Sunday, February 14, 2010

Poema 20 - Tonight I Can Write the Saddest Lines - Pablo Nerudo

As an alternative to a traditional Valentines Day Love Poem, of which  plenty will be flying onto browsers the world over, I decided to share one of my favourite melancholy love poems with my friends in the Blogsphere.  Sadly, there will be no passionate valentines in my in box today.  For those of us without someone to love at the moment (or even for the moment), Valentines day is a day we are allowed to be melancholy.

Pablo Neruda , a Chilean poet who died in 1973,  is the most widely read of the Spanish American poets. Known for more than just his love poetry, from the 1940s on, his works reflected the political struggle of the left and the socio-historical developments in South America.  His original name was Neftali Ricardo Reyes Basoalto, but he used the pen name Pablo Neruda for over 20 years before adopting it legally in 1946.
This year marks the centennial of Nobel laureate Neruda's birth. Neruda lived a very interesting life.  He served as a as a diplomat and travelled though Asia, Argentina, France, Spain and Mexico.   When in Spain, he saved the lives of many republicans during the Spanish Civil War and as a consequence of his activism in Chile's Communist Party he was forced into exile in 1948.  Divorced 3 times and known for innumerable affairs, he is no stranger to passion and love.  I have on my "must read" list a biography of this interesting poet, diplomat and seeker of social justice.  My brief read of the product notes on Amazon for the book Pablo Neruda: A Passion for Life, by Adam Feinstein have left me needing to know more.

Neruda's Twenty Love Poems and a Song of Despair (1924) have sold over a million copies since it first appeared.  He also wrote the book "100 Love Sonnets".  He was a prolific poet.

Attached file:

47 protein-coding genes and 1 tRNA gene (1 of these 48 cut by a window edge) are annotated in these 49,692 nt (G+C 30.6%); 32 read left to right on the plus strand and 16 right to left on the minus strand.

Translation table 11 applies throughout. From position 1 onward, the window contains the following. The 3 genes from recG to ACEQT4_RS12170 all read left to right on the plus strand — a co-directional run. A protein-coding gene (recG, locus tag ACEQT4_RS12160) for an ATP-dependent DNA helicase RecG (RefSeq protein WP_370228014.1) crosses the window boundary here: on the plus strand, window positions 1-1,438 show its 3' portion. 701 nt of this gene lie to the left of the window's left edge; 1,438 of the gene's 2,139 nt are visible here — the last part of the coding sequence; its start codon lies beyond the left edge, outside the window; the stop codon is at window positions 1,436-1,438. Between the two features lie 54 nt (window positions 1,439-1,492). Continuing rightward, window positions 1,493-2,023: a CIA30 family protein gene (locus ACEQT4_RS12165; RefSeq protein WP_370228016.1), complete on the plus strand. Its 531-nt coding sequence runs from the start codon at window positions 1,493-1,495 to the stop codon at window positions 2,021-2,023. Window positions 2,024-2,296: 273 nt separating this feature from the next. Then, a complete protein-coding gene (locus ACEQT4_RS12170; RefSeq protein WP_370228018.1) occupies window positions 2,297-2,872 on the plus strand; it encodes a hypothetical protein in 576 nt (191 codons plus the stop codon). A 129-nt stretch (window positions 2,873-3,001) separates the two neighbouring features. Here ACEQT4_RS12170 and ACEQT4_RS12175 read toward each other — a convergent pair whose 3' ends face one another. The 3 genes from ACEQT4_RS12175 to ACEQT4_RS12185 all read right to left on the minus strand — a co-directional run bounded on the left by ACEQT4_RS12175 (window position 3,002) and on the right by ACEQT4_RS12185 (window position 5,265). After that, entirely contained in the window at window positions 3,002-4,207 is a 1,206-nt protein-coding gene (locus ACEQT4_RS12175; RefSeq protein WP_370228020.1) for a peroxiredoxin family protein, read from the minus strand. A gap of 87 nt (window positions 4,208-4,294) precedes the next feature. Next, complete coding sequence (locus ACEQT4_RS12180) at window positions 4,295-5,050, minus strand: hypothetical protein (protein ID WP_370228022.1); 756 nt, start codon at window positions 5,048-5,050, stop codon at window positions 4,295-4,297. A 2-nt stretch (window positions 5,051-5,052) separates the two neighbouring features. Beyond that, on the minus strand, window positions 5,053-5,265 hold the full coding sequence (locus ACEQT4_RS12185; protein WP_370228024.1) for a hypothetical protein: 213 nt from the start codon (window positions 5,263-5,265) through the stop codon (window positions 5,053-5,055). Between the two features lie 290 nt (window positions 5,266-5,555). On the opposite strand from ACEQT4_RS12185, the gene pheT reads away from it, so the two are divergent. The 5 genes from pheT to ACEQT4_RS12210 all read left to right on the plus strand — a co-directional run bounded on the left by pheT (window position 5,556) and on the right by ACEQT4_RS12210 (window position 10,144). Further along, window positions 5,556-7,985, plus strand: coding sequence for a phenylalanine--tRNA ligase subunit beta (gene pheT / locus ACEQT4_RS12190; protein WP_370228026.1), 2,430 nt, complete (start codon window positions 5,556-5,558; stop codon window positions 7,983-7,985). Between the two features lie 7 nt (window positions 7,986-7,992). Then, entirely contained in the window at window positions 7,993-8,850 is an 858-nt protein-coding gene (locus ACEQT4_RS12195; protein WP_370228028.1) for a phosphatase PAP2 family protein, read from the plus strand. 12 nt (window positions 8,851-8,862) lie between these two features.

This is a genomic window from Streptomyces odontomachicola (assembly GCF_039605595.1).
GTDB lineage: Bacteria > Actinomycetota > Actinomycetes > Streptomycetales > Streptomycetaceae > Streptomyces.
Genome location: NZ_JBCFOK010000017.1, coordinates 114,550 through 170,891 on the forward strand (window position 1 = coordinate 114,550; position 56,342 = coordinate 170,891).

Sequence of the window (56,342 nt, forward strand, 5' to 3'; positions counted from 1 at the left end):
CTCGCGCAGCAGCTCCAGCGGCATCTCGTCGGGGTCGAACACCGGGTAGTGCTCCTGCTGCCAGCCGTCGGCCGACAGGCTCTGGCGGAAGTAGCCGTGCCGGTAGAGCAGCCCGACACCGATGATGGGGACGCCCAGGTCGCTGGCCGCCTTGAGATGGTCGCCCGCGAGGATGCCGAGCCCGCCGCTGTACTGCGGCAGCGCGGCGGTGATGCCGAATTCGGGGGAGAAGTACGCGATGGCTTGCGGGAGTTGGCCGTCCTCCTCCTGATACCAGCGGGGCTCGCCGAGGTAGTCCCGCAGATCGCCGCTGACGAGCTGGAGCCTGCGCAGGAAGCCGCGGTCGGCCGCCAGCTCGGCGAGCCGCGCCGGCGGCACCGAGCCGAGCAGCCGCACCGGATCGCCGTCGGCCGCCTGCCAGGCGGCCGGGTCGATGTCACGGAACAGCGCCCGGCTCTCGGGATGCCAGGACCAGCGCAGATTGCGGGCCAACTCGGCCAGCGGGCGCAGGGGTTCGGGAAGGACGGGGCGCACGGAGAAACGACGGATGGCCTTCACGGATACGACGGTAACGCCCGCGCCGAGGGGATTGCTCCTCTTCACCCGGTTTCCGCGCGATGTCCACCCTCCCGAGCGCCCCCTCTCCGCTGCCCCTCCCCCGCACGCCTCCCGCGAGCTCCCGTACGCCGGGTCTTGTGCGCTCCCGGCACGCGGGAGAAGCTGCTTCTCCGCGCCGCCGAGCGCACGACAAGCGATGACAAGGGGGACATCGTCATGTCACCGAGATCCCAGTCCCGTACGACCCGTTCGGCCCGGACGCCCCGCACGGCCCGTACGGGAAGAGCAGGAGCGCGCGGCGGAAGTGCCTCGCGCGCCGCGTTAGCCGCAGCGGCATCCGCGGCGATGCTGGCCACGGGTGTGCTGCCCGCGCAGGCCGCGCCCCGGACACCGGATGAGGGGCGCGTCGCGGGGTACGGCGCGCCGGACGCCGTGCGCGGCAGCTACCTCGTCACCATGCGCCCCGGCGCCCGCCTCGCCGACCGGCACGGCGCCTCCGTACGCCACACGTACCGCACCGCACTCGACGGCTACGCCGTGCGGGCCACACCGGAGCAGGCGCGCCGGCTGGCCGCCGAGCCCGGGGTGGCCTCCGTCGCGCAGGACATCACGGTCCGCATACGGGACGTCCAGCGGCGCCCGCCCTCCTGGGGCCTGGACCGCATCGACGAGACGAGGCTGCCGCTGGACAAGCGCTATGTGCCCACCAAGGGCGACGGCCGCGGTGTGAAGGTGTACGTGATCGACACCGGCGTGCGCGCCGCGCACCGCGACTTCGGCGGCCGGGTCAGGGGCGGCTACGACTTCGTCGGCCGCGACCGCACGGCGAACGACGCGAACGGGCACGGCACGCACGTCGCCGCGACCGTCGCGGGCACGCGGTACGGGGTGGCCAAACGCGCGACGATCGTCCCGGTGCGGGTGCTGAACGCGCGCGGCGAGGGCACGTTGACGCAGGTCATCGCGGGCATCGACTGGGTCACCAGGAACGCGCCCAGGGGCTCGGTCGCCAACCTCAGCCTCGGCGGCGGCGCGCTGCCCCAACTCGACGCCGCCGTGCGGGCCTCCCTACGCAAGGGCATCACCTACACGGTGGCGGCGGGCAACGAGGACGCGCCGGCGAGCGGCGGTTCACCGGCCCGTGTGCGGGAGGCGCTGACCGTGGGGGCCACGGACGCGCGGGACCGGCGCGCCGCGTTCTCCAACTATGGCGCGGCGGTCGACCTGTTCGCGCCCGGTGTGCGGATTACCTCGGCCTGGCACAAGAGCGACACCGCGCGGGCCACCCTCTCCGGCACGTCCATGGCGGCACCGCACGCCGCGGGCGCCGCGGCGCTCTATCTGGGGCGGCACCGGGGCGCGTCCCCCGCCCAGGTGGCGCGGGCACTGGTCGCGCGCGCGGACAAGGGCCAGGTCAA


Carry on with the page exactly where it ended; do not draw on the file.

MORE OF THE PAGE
In honour of Valentines Day and all us folk who are somewhat wistful and nostalgic about loves lost or even thrown away, I decided to feature a piece by this master of the love poem.  On this one day of the year those of us who are not romantically involved - at least those of us who have in our memory wondrous and joyous romantic relationships, well, we cannot help but be wistful.  I happen not to be "involved" at the moment, so a bit of melancholy love poetry is I think just perfect for me on Valentines Day.  It is really wasted on those who happen to be madly in love.   So those of you who feel up for a bit of melancholy love poetry, here is the most famous of Neruda's melancholy love poetry. For those who are not - skip to the last 2 paragraphs to hear about one of Neruda's other works.

This poem, I think, is just about his most famous love poem - and he published hundreds.  The reading in the You Tube video is perfect -  interpreted by Andy Garcia and accompanied by the theme song from the movie Il Postino: The Postman.  This 1994 Italian language film tells a fictional story in which the real life Chilean poet Pablo Neruda forms a relationship with a simple postman who learns to love poetry. A perfect accompaniment.  As a side note, I think I will go rent that movie tonight.